Quarterly Literary Review Singapore
Issue illustration


Current Issue:
Vol. 2 No. 3 Apr 2003

Site Map


QLRS sections
Short Stories
Extra Media
The Acid Tongue
QLRS general

About Us
Contributors' Notes
Mailing List
Site Map


Letter From Hong Kong: The Life of Mask-Wearers

By Wendy Gan

Weve finally been reduced to this sitting amongst friends comparing masks. P wears a green surgical mask that right now sits like a hammock beneath his chin. He has rather unwillingly exposed his mouth to a sandwich he is careful to hold only by its greaseproof paper wrapper. L has a grey one with the texture of flannel. She has to remember not to put her lipstick on for fear of smudging the insides of her mask. Besides, who notices lipstick these days as almost everyone goes about with mouth and nose covered? Years of habit though are a little hard to break. Z has a 3M mask, not quite the top of the range, but nearly there. Its a white papiermache dome that makes him looks as if he has sprouted a mouthless snout overnight. F has a white paper-thin one, a token of a mask, primly kept in a ziplock bag when not in use.

Amongst friends, the masks are down and it is a relief to see whole faces again. On the streets amongst the mask-wearers, you feel as if you have joined a society of bank robbers and criminals, fearful of exposure. At times with surgical masks predominating, you feel transported to some surreal operating room where everyone is a surgeon or nurse half-prepped for surgery. Or else, this is what it must partly feel like to have been in Taliban-controlled Afghanistan, where women went about covered, unknown, anonymous was it for their protection or containment? You walk the masked streets and cant decide who are the contaminated you or them? Faces half-obliterated by these masks, strangers are made more threateningly strange. Suddenly, to be at a table with faces uncovered, eating and laughing, is an oasis of welcome normality.

We all have our mask stories now. How impossible it is to walk and talk on your mobile phone at the same time. How suddenly you cant walk up the hill at your usual pace. How you feel transformed into an old lady, short of breath, in need of constant breathers. How masks become a sodden mess after speaking for too long. How you sometimes need to peel a corner of mask aside to take in some much-needed air. How long we think it will be before non-mask wearers are lynched for not wearing masks.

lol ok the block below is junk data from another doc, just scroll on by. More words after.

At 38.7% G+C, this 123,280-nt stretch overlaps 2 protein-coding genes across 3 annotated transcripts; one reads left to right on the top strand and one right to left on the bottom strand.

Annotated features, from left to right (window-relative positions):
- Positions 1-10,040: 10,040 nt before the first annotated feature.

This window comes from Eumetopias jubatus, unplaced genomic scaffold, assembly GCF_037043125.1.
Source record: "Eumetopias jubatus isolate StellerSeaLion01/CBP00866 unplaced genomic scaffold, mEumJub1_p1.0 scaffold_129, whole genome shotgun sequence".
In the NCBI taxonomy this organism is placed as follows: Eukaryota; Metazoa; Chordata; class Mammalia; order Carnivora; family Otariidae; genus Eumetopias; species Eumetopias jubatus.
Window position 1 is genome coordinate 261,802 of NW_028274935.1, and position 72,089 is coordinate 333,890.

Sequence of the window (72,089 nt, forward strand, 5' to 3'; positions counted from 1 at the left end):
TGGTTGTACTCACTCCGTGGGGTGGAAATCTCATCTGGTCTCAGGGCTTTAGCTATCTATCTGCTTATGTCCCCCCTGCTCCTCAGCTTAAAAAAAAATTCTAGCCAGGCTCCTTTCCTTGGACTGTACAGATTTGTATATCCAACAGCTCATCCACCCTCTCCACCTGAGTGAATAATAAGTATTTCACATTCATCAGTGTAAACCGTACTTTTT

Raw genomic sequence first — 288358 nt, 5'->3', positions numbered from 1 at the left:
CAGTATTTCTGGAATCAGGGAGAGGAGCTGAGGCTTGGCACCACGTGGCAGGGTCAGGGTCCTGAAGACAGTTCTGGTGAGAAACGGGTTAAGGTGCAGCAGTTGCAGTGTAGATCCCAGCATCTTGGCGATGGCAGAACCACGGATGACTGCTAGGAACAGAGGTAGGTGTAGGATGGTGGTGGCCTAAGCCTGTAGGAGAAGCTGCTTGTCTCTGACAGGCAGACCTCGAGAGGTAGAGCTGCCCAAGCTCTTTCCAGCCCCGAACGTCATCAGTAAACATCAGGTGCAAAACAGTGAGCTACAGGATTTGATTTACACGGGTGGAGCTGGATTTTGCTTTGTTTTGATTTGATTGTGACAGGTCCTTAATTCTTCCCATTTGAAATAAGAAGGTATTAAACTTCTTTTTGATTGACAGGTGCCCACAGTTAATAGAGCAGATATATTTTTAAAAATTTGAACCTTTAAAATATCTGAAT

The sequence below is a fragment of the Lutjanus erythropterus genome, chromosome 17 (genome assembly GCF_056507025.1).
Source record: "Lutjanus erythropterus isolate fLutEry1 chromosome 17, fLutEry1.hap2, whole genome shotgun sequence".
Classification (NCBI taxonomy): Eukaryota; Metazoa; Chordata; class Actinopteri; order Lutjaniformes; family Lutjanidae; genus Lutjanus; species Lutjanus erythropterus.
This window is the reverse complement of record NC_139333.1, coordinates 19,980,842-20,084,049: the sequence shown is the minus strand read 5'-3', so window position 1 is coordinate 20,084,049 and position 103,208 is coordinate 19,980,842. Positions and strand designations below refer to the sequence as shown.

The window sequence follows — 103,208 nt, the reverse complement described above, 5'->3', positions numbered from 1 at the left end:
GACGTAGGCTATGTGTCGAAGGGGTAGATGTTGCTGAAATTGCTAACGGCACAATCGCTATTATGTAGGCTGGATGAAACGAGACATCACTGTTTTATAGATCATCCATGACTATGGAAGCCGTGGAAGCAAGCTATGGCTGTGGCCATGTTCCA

Were a noisy party in an otherwise sombre caf, talking loud and fast, laughing hard. This atypical pneumonia will turn us all into obsessive compulsives, some of us joke, rushing to wash our hands every 10 minutes. P complains that all that hand-washing is drying his skin but rejects Ls offer of hand cream. Its not quite manly enough and besides, hed be washing it off in 10 minutes time. He pushes his plate aside and looks at his hands, before wordlessly rising and heading to the toilet. Dont touch the tap and toilet door with your just-washed hands, urges L, use a paper towel instead. She says this in complete earnestness and we look at her anew. The alternative, she says, is alcohol disinfectant rubs that do not require water and as F produces a large bottle from her bag, we gasp in awe. Theyd all been sold out in pharmacies along with masks and gloves. She proceeds to pull out masks, gloves, wetwipes from her bag as well, a veritable atypical pneumonia prevention kit. We all predict F will be the first to be lynched for her precious stores...

Growing wild and inventive, we think of hygiene-related business propositions. All toilets should have automatic sliding doors that swish open to usher you in and out of toilets without dirtying a finger: a business idea for the automatic door industry in the post-atypical pneumonia age if ever there was one. In the absence of soap and water and alcohol handrubs, we should sell hip flasks of alcohol for hygiene purposes, as well as for the occasional tipple on the side to help keep up ones courage. We should sell veils instead to the fashion-conscious and alcohol-soaked gloves to the fastidious. We should build and live in our own little protective bubbles, rolling to and from work, foregoing the dangers of public transport. We should arrange for acid rain to fall and help disinfect the city but we forget, the factories in Shenzhen and the weather can do that on our behalf. We pause hopefully to contemplate the skies grey and overcast but with no sign of rain. The heavens have not been very cooperative.

It looks later than it is. The ideas petering out, the party begins to break up. We have been sitting here masks off for an hour at least and a few shift uneasily. The ritual begins a run on the toilets for one final wash and then the masks. Familiar faces veiled, armour donned, each one leaves feeling vaguely protected enough to enter the unknown streets. Were going home to mingle safely unmasked with no one but our own germs.

QLRS Vol. 2 No. 3 Apr 2003


About Wendy Gan
Mail the editors

Return to Vol. 2 No. 3 Apr 2003

  Other Essay in this Issue

In praise of multilingualism, bad French and the canoe instructor
By Daniel de Roulet.

Related Links

Severe Acute Respiratory Syndrome
External link to the World Health Organisation.

World Health Organisation
External link.

Minister of Health statement on coping with SARS
External link to the Singapore Government.

Singapore Medical Association
External link.

SARS emergency electronic laboratory, Hong Kong
External link.


Return to QLRS home

Copyright © 2003 The Authors
Privacy Policy | Terms of Use | E-mail